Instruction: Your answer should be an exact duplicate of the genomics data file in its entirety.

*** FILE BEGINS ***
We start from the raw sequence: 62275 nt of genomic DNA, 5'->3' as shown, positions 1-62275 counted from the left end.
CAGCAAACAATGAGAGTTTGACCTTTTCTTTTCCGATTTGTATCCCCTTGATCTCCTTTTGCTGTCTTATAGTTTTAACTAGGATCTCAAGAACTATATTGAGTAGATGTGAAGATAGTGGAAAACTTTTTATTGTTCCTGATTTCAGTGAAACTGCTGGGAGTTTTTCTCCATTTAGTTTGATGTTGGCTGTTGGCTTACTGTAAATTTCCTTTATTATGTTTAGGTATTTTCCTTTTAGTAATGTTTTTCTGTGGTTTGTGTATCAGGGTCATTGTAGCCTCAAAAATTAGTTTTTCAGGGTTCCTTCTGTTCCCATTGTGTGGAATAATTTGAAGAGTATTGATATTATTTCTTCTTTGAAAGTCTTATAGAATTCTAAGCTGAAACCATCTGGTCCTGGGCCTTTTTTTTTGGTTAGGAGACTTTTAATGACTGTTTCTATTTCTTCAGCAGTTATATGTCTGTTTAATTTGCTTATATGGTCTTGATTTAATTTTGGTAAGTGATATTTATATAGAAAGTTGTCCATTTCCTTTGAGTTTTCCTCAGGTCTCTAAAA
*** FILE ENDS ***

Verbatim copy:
We start from the raw sequence: 62275 nt of genomic DNA, 5'->3' as shown, positions 1-62275 counted from the left end.
CAGCAAACAATGAGAGTTTGACCTTTTCTTTTCCGATTTGTATCCCCTTGATCTCCTTTTGCTGTCTTATAGTTTTAACTAGGATCTCAAGAACTATATTGAGTAGATGTGAAGATAGTGGAAAACTTTTTATTGTTCCTGATTTCAGTGAAACTGCTGGGAGTTTTTCTCCATTTAGTTTGATGTTGGCTGTTGGCTTACTGTAAATTTCCTTTATTATGTTTAGGTATTTTCCTTTTAGTAATGTTTTTCTGTGGTTTGTGTATCAGGGTCATTGTAGCCTCAAAAATTAGTTTTTCAGGGTTCCTTCTGTTCCCATTGTGTGGAATAATTTGAAGAGTATTGATATTATTTCTTCTTTGAAAGTCTTATAGAATTCTAAGCTGAAACCATCTGGTCCTGGGCCTTTTTTTTTGGTTAGGAGACTTTTAATGACTGTTTCTATTTCTTCAGCAGTTATATGTCTGTTTAATTTGCTTATATGGTCTTGATTTAATTTTGGTAAGTGATATTTATATAGAAAGTTGTCCATTTCCTTTGAGTTTTCCTCAGGTCTCTAAAA